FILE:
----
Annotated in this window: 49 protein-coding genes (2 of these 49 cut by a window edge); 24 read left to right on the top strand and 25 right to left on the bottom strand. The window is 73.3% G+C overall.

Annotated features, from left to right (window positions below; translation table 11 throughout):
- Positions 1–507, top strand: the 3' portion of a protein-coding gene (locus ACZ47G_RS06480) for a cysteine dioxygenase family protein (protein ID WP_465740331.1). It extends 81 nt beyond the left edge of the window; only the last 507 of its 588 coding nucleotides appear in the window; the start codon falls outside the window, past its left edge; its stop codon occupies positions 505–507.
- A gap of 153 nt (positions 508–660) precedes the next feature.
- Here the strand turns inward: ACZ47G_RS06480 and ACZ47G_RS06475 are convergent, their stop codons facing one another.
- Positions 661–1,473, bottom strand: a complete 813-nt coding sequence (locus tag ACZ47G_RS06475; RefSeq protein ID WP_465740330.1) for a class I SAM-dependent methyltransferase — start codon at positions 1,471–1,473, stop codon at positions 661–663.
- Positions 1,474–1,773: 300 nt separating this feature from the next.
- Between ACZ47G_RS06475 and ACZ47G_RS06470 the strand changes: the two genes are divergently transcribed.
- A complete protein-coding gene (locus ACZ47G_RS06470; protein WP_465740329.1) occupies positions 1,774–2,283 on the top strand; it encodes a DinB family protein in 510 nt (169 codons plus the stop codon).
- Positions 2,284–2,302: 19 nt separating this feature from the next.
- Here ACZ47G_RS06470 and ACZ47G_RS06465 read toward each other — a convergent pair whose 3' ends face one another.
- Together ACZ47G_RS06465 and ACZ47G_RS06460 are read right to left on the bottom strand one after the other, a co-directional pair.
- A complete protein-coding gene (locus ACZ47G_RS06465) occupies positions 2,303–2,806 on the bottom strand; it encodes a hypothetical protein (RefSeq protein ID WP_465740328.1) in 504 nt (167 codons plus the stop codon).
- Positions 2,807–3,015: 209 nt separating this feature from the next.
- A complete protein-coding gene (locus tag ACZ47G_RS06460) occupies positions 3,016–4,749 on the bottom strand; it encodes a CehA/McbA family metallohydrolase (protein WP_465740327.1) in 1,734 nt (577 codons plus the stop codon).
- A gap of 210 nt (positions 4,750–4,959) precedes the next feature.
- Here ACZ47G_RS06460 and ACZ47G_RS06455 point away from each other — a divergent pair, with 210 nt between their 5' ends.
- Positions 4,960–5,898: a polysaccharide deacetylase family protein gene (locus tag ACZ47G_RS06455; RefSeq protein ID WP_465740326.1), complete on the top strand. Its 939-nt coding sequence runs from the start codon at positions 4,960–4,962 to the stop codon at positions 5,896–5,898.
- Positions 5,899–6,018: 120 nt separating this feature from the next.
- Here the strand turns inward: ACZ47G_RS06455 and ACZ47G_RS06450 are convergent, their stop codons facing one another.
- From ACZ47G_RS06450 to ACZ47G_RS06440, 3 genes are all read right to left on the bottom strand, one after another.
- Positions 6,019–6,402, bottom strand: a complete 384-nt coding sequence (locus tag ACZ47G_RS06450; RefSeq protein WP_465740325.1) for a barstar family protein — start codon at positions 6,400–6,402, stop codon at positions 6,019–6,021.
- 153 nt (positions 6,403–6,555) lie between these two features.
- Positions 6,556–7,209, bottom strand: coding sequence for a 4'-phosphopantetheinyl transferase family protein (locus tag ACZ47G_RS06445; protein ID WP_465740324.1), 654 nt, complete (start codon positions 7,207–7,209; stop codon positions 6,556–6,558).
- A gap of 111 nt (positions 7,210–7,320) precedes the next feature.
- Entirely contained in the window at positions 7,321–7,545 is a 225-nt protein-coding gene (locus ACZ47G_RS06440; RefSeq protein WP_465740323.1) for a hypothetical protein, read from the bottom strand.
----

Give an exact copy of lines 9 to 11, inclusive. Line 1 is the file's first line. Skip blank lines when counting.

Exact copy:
- A complete protein-coding gene (locus ACZ47G_RS06470; protein WP_465740329.1) occupies positions 1,774–2,283 on the top strand; it encodes a DinB family protein in 510 nt (169 codons plus the stop codon).
- Positions 2,284–2,302: 19 nt separating this feature from the next.
- Here ACZ47G_RS06470 and ACZ47G_RS06465 read toward each other — a convergent pair whose 3' ends face one another.